Body size, body condition and ornamental feathers of Burrowing Parrots: variation between years and sexes, assortative mating and influences on breeding success
Juan F. Masello and Petra Quillfeldt
103(2) 149 - 161
Published: 30 June 2003
Individual size and body condition determine the breeding success in many species of birds. We here present morphometric data and describe the relationships between body size, body condition, breeding success and ornaments of genetically sexed Burrowing Parrots (Cyanoliseus patagonus), including data from a year of adverse environmental conditions caused by the strong La Niña phase of the El Niño Southern Oscillation phenomenon of 1998–99. During droughts caused by La Niña, adults invested more resources in their own body maintenance and decreased provisioning to nestlings, as shown by higher adult body masses and body conditions, and increased nestling mortality due to starvation. We found slight sexual dimorphism, male Burrowing Parrots being structurally larger (~5%) than females. Adult Burrowing Parrots mated assortatively with respect to body condition and the size of the red feather patch in the centre of the abdominal region. We identified the red abdominal patch as a signal of individual quality. We also present correlations of adult body mass, body condition, measurements of structural size and ornaments, with parameters of breeding success and nestling growth. Female Burrowing Parrots in better body condition fledged heavier nestlings. Parameters of structural size of male Burrowing Parrots correlated with structural characters of the nestlings such as bill and tarsus length, and wing growth.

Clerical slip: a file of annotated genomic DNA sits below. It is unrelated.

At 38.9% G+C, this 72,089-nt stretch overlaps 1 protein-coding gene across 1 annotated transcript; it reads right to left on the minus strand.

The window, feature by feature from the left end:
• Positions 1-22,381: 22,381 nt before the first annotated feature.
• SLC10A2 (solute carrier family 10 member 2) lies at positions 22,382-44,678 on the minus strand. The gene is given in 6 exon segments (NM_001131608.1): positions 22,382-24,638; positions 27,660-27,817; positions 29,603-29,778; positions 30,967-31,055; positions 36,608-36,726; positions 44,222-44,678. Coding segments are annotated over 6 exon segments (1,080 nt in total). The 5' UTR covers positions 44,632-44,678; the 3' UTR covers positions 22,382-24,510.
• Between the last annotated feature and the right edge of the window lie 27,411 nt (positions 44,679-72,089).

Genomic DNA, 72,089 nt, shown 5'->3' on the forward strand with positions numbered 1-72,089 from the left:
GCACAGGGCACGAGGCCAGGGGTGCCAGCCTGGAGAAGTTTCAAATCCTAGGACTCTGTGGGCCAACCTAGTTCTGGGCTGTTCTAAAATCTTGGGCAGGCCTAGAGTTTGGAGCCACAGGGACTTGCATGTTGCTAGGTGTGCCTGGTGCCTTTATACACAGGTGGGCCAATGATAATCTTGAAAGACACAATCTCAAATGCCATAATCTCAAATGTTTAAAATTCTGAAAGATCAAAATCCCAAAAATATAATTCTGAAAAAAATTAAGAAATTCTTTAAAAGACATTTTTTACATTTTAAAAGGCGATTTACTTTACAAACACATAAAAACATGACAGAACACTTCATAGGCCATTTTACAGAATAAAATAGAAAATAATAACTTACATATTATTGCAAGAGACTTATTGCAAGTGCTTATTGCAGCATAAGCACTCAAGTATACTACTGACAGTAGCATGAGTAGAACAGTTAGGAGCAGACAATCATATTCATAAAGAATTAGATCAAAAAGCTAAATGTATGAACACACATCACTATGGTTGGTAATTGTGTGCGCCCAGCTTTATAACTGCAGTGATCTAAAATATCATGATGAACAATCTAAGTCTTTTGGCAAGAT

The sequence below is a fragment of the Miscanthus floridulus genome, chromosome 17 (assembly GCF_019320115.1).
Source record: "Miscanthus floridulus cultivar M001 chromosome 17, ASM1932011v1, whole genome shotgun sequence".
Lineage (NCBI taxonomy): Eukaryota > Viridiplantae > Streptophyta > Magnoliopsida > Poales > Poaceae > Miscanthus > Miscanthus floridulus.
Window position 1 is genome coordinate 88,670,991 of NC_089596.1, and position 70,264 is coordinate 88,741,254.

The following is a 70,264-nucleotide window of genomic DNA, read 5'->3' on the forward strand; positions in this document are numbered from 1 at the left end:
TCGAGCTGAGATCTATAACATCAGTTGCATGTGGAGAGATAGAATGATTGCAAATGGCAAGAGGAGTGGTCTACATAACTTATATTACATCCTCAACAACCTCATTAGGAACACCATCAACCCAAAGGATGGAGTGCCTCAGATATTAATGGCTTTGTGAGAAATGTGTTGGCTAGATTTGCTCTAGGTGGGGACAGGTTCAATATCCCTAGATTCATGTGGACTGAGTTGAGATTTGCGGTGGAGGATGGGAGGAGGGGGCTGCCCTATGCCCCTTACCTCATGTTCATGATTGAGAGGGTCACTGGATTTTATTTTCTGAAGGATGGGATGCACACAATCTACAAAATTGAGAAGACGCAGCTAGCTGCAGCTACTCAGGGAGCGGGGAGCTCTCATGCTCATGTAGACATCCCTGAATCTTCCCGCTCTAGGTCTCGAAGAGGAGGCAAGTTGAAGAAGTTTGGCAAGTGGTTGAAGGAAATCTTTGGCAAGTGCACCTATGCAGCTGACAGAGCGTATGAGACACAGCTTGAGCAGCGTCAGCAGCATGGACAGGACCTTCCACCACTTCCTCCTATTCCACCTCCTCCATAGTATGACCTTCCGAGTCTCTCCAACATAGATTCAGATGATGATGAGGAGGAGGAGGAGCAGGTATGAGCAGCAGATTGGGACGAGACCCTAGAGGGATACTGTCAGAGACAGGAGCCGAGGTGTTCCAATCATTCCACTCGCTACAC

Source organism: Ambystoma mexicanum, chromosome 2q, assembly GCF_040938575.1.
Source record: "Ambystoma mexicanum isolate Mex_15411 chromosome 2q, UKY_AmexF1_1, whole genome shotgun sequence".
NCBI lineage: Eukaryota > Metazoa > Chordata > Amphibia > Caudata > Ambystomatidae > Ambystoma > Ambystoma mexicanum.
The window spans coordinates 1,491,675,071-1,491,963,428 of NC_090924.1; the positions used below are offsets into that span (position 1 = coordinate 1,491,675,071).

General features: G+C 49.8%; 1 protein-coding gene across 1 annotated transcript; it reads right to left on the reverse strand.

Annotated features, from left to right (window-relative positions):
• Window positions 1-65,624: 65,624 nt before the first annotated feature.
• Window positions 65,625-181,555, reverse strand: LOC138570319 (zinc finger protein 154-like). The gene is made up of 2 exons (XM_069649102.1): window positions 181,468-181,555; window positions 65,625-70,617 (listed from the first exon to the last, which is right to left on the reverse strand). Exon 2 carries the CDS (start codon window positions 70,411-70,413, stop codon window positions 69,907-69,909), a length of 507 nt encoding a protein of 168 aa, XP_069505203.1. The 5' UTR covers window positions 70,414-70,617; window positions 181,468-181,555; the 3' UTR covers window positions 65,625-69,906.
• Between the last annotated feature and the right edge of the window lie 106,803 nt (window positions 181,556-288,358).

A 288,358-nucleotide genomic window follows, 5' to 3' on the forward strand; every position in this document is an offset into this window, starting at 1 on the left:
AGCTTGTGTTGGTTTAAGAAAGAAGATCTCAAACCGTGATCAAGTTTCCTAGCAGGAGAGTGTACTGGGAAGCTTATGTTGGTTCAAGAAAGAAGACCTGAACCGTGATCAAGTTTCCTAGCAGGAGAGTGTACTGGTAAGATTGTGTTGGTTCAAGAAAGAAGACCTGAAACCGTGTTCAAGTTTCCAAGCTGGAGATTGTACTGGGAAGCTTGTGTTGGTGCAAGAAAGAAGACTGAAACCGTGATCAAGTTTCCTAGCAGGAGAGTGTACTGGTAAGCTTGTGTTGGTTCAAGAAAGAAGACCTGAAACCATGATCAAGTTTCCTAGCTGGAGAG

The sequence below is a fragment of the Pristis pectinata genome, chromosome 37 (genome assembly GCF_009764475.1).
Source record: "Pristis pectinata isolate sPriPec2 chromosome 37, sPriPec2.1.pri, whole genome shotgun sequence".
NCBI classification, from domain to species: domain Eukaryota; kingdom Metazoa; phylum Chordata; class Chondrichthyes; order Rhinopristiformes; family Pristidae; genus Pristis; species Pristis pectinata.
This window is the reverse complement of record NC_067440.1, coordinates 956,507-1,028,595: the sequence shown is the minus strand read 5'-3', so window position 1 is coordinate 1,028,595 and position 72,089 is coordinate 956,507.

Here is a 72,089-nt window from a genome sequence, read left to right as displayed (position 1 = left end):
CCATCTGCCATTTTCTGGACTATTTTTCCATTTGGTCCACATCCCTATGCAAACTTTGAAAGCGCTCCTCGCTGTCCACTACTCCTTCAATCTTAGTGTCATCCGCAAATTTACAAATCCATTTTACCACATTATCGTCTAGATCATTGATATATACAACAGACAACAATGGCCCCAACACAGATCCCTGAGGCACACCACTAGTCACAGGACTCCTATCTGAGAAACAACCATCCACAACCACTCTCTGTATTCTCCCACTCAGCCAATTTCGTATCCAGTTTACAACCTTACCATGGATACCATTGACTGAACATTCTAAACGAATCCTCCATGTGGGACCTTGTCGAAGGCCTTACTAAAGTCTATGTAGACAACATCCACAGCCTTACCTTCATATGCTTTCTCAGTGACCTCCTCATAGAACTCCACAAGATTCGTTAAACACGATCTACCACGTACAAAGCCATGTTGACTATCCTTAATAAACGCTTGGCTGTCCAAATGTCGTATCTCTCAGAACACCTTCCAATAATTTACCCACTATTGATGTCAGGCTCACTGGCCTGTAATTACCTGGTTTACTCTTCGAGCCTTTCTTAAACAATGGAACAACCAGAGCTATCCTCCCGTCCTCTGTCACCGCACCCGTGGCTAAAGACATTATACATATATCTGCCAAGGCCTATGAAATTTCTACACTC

Full text doi:10.1071/MU02036
© Royal Australian Ornithologists Union 2003